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Posts posted by AmosSwogger

  1. 2 hours ago, Don Silsbe said:

    Currently, there is no knee.  I have a choice of adding a 1/2” or 3/4” thick one.  One is shown on both Graham and Chief’s boats in those videos.  Also, there is even less room on a 17 for packing this all in.  So, my current plan is to go straight with the roller (like Graham did), put the cleat just to port of the tabernacle (like you did), through bolt the base plate, straddling the knee, and using T-nuts to attach the roller to the base plate.  Before I do, I want to make sure I can get those beefy T-nuts in stainless.  I would also appreciate hearing from others, before I glue in the knee.


    Ok, that makes sense.  It does look better to have a straight bowsprit. 


    Glad you answered because it sounds like I should also put a knee in place, which makes sense given the potential forces involved (and installing a knee is easy enough).  I think I'll just offset the knee a little bit if I need to in order to prevent interference with the through bolts.


    I'll bet we're both overthinking this, but that is part of the fun!

  2. Don,


    I plan on through bolting the anchor roller through the bowsprit and breasthook (I don't have a knee to work around; my breasthook is 2.5" thick and fiberglassed in). 


     I'm a little confused on your knee thickness question:  is the knee already installed or are you installing one?  Is there anyway to get at least one through bolt if you angle the bowsprit a little bit more?

  3. Don, I've been working on installing a anchor roller as well.  I plan on angling it to port with the cleat fasteners going through a backing plate in the anchor well.  B&B angled theirs to stbd and their cleat goes to a backing plate in the cabin (they show that in their CS17.3 tour video), so you may want to consider their layout as well.   Here is my rough draft setup:












  4. Nice work Don!  Your cut out shape looks great.


    I agree with Don that if you pull in the mizzen too close to centerline you will no longer have good airflow on both sides of the sail.   I watch the tell tails; if I pull in the mizzen too far, the tell tails no longer stream straight back, they are angled back.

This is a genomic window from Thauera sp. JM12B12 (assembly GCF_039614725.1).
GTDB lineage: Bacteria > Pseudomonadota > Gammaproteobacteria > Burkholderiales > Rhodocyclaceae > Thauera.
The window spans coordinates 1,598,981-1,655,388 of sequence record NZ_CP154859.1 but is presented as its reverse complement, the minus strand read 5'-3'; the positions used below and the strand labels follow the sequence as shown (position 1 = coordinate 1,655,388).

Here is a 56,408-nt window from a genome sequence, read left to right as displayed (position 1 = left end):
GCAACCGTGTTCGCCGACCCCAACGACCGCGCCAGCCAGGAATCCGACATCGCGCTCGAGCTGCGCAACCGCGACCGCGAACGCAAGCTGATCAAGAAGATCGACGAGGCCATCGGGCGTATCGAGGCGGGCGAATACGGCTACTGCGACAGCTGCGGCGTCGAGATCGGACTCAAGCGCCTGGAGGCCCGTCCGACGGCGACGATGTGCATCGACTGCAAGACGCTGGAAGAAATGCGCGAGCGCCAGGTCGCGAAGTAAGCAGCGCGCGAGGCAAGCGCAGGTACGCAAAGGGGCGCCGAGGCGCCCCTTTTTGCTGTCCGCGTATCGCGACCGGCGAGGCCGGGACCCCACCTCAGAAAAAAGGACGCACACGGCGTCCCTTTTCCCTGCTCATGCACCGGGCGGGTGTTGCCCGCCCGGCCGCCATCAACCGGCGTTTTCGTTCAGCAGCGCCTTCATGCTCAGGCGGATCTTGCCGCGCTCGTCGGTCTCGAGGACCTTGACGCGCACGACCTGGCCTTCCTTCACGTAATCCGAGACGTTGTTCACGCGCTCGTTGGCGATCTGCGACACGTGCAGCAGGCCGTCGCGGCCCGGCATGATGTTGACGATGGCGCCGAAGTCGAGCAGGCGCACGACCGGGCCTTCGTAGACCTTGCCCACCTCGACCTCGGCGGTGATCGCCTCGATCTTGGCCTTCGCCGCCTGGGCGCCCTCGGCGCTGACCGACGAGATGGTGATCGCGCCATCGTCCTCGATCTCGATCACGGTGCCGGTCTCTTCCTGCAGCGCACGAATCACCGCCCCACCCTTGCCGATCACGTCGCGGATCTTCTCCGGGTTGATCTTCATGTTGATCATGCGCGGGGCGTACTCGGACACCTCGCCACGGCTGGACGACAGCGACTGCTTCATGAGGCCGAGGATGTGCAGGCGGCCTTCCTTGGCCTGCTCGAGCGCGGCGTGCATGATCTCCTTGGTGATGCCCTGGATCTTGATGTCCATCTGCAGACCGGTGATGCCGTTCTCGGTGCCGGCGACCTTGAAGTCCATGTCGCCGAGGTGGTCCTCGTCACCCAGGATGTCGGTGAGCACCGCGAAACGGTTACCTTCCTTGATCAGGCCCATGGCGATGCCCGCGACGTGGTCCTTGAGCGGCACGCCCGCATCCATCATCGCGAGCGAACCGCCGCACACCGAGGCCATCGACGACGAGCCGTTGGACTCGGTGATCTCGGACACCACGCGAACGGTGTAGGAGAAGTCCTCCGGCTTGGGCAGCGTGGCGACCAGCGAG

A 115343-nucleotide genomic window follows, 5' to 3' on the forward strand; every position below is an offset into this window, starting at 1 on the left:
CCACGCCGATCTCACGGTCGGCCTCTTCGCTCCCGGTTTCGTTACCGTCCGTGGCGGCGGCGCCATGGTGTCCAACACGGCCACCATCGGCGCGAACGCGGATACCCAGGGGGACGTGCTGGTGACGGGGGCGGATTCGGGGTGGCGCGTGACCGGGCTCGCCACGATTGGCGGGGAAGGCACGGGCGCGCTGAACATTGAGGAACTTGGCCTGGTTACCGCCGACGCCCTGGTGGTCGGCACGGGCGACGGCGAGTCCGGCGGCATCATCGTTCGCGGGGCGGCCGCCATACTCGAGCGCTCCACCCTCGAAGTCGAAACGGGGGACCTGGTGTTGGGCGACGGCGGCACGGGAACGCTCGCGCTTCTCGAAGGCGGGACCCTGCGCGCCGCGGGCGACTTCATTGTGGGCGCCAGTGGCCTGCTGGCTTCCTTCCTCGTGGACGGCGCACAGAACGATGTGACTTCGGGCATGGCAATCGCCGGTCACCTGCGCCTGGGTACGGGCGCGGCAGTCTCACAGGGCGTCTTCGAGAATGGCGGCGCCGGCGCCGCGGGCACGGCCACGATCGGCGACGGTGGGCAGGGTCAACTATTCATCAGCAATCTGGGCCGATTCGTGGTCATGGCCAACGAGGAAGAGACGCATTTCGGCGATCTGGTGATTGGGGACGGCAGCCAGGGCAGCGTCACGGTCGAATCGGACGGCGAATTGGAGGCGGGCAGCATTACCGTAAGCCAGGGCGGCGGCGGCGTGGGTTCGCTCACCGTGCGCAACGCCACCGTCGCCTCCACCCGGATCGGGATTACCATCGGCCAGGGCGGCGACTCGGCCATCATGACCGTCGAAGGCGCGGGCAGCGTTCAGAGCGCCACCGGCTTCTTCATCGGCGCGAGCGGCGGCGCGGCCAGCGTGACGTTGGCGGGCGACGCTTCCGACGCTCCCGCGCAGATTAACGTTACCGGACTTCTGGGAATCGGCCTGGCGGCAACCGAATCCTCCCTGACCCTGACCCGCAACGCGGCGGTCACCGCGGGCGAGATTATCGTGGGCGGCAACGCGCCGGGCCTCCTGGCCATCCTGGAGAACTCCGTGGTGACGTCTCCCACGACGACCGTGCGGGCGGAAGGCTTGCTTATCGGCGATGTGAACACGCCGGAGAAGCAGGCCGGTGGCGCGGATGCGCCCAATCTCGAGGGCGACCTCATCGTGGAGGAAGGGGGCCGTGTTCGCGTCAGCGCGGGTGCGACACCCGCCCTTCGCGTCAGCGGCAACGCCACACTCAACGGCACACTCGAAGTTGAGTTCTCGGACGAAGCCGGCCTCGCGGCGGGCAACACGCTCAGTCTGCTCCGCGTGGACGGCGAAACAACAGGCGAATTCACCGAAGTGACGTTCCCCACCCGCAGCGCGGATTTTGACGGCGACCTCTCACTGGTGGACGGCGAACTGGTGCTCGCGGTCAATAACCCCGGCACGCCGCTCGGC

Let out the mizzen by as little as 1 or 2 inches until the tell tails start streaming straight back.  I'm not saying the mizzen shouldn't be pulled in hard when sailing upwind (Graham and Alan recommend the mizzen be sheeted in a little bit more than the main), just remember to check the tell tails when you do.  

  5. 2 hours ago, PadrePoint said:

    I plan to be there from Thursday (afternoon?) and leaving at some point on Monday. I have more flexibility this year. 

    I could possibly do this. 

    Excellent, I'm  arriving Thursday as well, we'll check the weather and play it by ear.

  6. I can answer some of your questions until someone better qualified chimes in . . .


    The original plans had the main mast on a tabernacle with the mizzen in a socket.  Now the plans show both masts on tabernacles (an improvement in my opinion).


    Bow sprit: you can build the boat with a socket that accepts a removable bow sprit (you don't have to build it with a socket, I didn't). For longer trips and/or racing, you can plug in the bow sprit and fly a variety of sails.  If you do that then you should use running backstays as the load on the mast goes up.  Both masts are unstayed if you elect to not use the bow sprit.

  7. Todd (CS-20.3) and I are going to go on a short overnight sailing trip leaving from Harborton, VA (this is on the Chesapeake Bay, eastern shore of VA) if anyone wants to join us. 


    We are meeting at the public boat ramp around 9-10am on Friday, 4/29, returning sometime Saturday.  Feel free to come along.  There are a ton of excellent sparsely populated anchorages everywhere in this area; we'll pick one based on current conditions. 

  8. For someone your size I would highly recommend building a CS 20.3 instead of a 17.3, even if you plan on sailing solo.  I've completed several overnight solo cruises and never felt like it was too much boat for one person.


    The nice benefit of buying a kit is that it solves your marine plywood sourcing problem (which is hard enough in normal times, but with all the supply chain issues we are having, quality marine plywood might be extremely expensive if you can even find it in stock).

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